One of the most important parts of security is authentication. To ensure a person’s real identification is a critical task in many situations. Common methods like passports, ID cards or signatures proved to be insufficient in important cases, as they can be lost or stolen, misused or tampered. It is time to look for some new methods, which will be unique and reliable.
One answer for this need is biometric authentication, based on measuring of human body characteristics. These characteristics must carry out strict demands on uniqueness and invariability. Basically these characteristics can be divided into two groups - behavioural and physiological. The behavioural characteristics include for example voice recognition, keystroke style or handwritten signature recognition, while the group of physiological characteristics include methods like fingerprint recognition, hand geometry, face recognition or iris and retina scanning. Modern trends orientate more to the physiological characteristics, as the behavioural ones are found to be varying in dependency to a person's disposition (ie your voice changes when you are ill or getting upset).
There are many parts of a human body, which were proven to be unique to each person. One important part of the human body is a hand. Biometric characteristics here start with hand geometry and vein topology. Finally, getting to the fingers, one rediscovers the old known truth, that fingerprints can uniquely verify the person's identity. This fact has been utilised since the 1920s in criminology.
Biometry is a complex science which implements many modern, sophisticated technologies. Depending on the measured characteristic one may employ the functionality of a voice recorder, picture scanner, video camera or even specialised medical instruments for blood analysis (DNA recognition). When an existing technology is being used it needs to be adapted for the special demands of measuring the selected biometrics. However, there are already new technologies developed especially for particular biometric measuring. An example can be found in the fingerprint scanning technology, where an optical sensor is an adapted CCD or CMOS element, while a silicon sensor is bringing a specialised new technology.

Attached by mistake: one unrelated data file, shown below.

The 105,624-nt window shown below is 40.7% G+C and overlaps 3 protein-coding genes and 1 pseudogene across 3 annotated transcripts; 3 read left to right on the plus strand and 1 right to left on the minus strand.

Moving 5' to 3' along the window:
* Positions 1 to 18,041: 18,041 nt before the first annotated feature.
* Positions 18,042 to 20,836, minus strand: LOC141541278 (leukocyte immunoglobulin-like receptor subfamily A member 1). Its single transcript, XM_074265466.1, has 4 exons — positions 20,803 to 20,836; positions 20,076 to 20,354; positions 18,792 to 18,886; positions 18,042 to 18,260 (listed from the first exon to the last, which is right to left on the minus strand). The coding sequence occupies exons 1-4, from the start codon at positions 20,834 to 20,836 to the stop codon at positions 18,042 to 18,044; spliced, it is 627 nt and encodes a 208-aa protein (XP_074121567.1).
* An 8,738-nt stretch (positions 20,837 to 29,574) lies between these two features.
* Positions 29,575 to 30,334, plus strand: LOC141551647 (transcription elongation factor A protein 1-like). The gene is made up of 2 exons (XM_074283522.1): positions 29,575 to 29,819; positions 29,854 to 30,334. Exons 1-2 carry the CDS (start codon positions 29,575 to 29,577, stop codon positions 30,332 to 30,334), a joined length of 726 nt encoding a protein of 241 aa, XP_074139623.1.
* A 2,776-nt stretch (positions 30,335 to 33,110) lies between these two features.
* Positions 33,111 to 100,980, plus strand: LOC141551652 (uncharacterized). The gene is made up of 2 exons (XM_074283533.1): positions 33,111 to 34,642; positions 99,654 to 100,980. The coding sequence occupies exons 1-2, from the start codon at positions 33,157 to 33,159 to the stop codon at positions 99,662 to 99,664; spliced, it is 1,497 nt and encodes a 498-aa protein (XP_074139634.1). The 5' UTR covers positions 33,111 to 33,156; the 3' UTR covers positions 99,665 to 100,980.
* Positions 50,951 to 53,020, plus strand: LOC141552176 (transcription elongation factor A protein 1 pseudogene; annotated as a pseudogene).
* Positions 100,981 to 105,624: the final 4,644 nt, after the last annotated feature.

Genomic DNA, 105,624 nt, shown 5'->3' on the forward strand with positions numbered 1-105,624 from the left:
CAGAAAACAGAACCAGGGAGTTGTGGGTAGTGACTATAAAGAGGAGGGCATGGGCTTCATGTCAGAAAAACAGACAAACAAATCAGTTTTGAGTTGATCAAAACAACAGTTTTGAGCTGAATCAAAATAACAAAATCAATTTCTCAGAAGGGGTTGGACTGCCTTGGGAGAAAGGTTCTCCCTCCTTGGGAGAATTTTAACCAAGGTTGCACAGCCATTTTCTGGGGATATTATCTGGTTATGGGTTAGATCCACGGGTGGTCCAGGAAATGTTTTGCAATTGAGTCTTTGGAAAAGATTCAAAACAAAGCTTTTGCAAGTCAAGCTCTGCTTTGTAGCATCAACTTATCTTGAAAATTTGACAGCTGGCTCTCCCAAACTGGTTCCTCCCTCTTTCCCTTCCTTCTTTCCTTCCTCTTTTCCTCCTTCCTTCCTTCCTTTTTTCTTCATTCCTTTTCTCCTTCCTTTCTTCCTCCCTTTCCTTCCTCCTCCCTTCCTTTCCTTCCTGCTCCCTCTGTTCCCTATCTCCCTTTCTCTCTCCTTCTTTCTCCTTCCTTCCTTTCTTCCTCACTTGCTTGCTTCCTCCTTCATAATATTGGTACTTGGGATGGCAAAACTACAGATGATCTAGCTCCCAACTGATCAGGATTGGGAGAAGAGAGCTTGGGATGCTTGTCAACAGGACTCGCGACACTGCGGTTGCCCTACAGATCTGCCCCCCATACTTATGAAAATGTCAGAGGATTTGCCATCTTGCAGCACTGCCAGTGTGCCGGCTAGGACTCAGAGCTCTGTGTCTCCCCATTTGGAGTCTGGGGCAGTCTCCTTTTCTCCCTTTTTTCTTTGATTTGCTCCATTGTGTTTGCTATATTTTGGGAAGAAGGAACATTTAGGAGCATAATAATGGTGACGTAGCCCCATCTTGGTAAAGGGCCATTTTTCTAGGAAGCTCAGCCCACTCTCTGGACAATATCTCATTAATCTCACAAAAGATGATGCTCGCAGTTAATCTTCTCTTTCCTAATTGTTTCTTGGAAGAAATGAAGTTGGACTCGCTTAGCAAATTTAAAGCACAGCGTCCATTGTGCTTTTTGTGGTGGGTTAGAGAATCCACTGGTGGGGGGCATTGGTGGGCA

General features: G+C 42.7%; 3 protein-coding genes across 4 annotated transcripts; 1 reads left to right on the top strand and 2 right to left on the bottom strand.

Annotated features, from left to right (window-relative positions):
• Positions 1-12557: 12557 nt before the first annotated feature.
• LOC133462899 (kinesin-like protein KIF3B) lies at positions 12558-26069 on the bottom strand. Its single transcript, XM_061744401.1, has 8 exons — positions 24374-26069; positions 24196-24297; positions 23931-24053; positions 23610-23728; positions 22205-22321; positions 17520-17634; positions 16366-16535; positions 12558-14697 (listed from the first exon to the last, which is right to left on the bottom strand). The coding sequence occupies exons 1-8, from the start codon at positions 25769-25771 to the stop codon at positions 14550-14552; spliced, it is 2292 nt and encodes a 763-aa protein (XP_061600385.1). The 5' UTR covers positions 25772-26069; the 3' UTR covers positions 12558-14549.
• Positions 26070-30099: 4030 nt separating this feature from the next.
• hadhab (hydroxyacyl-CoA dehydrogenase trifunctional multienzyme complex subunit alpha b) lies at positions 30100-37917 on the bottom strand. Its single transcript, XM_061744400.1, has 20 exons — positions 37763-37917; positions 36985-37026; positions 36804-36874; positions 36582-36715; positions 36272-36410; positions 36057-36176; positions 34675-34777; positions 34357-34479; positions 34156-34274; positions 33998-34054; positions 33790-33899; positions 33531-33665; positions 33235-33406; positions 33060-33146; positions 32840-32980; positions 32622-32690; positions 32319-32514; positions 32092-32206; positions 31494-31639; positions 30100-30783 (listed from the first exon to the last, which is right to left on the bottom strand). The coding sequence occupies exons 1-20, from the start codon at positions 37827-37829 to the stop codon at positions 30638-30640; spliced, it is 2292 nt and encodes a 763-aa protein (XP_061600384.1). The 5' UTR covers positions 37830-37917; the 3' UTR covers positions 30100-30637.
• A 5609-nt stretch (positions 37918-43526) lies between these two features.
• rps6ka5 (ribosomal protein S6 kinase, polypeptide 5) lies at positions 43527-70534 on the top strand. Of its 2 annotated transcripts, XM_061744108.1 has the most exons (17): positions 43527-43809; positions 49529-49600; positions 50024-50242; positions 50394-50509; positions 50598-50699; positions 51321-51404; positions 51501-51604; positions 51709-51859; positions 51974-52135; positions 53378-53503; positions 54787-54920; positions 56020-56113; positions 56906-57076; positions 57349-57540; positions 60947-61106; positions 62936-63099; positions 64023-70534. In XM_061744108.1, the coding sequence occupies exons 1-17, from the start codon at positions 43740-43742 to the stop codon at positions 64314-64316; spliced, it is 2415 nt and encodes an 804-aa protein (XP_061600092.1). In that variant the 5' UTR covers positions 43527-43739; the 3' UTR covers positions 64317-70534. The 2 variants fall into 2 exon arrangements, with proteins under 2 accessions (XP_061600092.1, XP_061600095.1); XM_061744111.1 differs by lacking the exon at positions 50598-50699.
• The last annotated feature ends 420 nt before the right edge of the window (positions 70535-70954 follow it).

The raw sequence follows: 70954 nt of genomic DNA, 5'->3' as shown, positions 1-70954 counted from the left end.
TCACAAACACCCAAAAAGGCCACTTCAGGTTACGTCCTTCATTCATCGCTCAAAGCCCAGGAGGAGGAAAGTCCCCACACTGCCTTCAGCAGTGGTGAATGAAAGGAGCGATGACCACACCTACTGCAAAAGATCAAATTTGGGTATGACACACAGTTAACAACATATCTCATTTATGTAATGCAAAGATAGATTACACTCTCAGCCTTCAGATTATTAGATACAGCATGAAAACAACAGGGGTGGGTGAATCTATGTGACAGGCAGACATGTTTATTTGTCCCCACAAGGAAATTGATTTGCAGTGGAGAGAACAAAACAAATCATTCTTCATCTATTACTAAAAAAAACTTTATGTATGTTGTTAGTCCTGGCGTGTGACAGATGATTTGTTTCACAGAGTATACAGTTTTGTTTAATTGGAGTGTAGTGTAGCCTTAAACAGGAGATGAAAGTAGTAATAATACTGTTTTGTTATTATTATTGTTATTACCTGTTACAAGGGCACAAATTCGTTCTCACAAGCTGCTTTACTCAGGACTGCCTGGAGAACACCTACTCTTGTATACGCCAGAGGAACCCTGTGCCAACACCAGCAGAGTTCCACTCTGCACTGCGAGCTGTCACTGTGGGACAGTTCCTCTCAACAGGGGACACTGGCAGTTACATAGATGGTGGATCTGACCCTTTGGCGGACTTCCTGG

Capacitive fingerprint scanning
Capacitive fingerprint scanners are based on silicon plate, which contains a field of small, tiny capacitors. They are situated evenly in a square or rectangular matrix. Generally the rectangular sensors are considered as more suitable because they better fit the shape of a human fingerprint, which is not square. Also, the larger is the area on which the fingerprint image is read, the more information can be obtained. A protective coating usually specially developed and patented by the fingerprint sensor manufacturer covers the silicon field itself. It must be a very hard and resistant layer to protect the silicon circuits, but still it must be as thin as possible to let the finger come very close. Some vendors prove quality of their coating by publishing test results for surviving more than one million touches.
And how can these capacitors read the ridges and valleys of a fingerprint? There are actually two approaches - passive and active scanning. Both of them are based on charging and discharging the capacitor field and reading back the values affected by the distance of the finger skin at each particular point.